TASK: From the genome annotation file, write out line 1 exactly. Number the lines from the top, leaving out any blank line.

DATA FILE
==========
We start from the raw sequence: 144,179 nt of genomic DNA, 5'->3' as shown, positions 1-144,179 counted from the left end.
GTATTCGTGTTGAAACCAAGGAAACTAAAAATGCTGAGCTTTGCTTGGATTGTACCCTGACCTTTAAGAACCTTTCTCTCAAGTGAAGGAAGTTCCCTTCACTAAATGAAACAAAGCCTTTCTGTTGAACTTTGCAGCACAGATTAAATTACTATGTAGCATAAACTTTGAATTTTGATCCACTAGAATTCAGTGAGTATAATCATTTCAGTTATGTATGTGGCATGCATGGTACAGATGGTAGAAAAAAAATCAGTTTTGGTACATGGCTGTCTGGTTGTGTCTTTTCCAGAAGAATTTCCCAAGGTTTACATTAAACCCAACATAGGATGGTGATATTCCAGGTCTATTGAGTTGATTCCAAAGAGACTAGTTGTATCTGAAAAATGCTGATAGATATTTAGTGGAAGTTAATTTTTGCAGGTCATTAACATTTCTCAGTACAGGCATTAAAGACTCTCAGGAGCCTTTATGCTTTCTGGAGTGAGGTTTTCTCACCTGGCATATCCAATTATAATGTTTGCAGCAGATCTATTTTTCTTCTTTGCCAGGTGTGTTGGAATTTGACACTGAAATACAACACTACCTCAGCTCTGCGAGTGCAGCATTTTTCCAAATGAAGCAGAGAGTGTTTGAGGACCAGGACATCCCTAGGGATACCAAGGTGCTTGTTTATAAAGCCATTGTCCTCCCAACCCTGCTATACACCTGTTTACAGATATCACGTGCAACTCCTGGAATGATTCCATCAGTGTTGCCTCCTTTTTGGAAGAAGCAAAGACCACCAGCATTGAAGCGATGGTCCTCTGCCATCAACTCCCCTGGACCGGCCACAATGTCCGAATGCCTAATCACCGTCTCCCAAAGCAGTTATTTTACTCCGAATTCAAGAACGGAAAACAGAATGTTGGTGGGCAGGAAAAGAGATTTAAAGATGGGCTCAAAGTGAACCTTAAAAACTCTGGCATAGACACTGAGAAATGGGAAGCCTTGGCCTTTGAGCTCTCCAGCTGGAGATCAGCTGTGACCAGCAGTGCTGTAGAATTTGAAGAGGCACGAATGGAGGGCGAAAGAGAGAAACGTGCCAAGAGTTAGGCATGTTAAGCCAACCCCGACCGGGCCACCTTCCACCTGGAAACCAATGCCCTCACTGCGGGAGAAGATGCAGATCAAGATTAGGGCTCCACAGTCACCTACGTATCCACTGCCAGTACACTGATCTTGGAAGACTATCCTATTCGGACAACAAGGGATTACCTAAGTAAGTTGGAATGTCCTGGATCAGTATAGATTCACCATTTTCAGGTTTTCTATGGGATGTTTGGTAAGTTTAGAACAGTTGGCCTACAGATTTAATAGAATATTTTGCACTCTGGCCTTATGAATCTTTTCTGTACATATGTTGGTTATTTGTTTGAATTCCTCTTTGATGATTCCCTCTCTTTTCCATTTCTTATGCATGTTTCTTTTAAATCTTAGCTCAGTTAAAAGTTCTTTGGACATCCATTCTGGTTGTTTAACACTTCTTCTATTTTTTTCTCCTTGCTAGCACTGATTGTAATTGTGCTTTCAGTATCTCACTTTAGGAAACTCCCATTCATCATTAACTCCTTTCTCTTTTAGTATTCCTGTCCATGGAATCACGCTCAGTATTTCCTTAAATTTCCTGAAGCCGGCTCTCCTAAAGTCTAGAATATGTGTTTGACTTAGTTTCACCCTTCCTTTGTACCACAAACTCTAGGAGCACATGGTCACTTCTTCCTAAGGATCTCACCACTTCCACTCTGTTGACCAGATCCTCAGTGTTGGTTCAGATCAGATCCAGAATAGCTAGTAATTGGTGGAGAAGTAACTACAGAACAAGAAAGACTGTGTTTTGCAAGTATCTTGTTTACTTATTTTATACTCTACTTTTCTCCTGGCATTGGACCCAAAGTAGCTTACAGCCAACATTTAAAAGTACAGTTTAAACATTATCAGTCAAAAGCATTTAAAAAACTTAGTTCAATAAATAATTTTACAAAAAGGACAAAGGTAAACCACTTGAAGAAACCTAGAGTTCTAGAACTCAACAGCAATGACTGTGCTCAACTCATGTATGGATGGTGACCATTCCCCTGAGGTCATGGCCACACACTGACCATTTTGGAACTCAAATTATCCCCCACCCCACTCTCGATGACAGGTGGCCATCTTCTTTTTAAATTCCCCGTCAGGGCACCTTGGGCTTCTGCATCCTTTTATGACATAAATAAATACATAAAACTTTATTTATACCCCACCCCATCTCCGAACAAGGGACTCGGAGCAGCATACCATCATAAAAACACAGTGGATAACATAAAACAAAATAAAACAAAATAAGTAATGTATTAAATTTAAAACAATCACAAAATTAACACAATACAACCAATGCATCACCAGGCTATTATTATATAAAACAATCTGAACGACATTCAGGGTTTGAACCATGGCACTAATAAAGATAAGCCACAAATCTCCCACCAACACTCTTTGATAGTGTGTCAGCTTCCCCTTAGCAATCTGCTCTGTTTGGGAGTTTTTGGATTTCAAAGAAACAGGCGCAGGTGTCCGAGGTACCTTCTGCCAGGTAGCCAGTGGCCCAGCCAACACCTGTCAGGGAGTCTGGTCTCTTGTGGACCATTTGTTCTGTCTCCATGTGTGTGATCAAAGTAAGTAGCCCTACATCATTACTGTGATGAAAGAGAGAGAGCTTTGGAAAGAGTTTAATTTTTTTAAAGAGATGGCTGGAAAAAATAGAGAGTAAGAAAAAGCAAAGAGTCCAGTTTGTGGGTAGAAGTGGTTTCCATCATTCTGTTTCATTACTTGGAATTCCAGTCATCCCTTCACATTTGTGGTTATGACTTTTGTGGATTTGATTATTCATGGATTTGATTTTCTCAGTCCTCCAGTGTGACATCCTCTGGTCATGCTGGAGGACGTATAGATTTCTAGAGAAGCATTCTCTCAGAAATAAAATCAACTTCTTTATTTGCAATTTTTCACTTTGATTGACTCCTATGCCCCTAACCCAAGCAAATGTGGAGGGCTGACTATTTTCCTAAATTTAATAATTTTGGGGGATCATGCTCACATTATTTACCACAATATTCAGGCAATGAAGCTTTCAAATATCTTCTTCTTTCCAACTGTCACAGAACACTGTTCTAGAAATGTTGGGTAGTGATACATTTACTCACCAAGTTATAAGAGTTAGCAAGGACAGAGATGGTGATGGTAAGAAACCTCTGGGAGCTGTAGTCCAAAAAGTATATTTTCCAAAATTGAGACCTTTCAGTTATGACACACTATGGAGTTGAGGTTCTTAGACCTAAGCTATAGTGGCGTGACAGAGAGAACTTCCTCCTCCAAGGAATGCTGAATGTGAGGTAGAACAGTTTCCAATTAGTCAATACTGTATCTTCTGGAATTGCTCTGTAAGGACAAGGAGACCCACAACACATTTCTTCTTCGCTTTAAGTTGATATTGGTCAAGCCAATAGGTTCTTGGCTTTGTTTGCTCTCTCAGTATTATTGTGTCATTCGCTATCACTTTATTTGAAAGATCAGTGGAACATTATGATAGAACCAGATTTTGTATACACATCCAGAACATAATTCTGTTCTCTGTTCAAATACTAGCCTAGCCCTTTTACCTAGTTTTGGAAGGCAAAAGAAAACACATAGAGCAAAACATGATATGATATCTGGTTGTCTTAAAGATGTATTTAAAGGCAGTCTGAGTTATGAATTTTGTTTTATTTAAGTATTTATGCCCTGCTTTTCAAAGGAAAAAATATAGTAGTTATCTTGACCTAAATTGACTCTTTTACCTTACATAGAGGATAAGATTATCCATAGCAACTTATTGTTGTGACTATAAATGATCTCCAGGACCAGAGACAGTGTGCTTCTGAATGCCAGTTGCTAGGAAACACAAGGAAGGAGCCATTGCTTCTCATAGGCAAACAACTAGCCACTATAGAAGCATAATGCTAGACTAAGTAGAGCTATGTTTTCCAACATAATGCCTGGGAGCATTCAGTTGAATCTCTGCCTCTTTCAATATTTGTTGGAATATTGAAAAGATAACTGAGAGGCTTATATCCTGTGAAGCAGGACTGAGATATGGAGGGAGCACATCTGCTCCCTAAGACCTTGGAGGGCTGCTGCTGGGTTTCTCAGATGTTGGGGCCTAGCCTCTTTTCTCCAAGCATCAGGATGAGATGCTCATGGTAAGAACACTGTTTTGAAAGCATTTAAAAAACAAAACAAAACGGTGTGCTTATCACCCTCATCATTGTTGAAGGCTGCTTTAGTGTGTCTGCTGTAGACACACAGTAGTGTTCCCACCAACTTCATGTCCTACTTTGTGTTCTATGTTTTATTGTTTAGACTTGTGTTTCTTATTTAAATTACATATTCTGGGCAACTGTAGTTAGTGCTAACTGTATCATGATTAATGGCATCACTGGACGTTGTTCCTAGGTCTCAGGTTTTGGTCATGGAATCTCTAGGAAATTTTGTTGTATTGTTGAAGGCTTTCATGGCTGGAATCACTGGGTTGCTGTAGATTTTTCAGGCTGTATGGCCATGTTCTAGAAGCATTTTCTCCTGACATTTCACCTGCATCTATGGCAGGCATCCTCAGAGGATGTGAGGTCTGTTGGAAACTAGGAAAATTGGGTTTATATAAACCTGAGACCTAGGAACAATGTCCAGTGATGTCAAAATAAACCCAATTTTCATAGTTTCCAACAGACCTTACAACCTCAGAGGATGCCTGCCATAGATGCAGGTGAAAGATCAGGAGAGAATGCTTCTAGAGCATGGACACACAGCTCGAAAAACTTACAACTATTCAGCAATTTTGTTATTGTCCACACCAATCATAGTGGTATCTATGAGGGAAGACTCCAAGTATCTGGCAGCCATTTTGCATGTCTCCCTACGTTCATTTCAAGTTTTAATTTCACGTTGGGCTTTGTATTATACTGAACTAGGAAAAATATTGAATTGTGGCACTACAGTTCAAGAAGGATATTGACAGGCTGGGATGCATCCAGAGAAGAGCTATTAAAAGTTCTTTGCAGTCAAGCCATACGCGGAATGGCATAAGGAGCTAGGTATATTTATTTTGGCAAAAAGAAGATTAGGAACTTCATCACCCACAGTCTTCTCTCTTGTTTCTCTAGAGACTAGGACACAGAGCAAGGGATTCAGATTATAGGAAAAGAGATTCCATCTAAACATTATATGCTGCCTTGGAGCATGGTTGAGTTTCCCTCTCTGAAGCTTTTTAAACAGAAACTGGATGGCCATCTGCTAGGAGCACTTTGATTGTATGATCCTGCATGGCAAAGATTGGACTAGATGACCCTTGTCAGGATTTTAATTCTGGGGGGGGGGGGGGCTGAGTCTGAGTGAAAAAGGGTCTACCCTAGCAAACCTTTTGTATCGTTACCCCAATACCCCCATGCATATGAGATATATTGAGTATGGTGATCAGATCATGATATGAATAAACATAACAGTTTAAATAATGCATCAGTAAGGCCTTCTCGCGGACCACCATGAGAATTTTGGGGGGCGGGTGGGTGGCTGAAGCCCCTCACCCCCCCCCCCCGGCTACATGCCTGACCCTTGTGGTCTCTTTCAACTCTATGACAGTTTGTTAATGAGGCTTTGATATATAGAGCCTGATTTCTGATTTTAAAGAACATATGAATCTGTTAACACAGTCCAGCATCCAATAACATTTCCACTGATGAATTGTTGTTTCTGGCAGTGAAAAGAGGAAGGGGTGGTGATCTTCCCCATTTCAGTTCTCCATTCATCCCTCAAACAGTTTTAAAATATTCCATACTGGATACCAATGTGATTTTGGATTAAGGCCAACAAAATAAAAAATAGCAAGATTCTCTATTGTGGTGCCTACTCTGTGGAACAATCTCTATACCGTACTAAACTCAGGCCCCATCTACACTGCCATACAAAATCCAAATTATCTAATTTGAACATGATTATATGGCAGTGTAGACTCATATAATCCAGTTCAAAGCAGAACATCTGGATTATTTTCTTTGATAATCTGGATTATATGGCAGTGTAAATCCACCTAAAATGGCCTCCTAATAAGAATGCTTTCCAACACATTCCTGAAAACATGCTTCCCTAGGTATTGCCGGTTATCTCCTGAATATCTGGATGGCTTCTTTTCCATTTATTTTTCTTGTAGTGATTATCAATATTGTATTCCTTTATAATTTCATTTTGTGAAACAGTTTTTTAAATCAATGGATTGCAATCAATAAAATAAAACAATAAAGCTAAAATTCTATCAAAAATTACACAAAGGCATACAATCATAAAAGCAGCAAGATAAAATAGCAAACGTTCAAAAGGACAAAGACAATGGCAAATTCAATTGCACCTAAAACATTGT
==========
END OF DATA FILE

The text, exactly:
We start from the raw sequence: 144,179 nt of genomic DNA, 5'->3' as shown, positions 1-144,179 counted from the left end.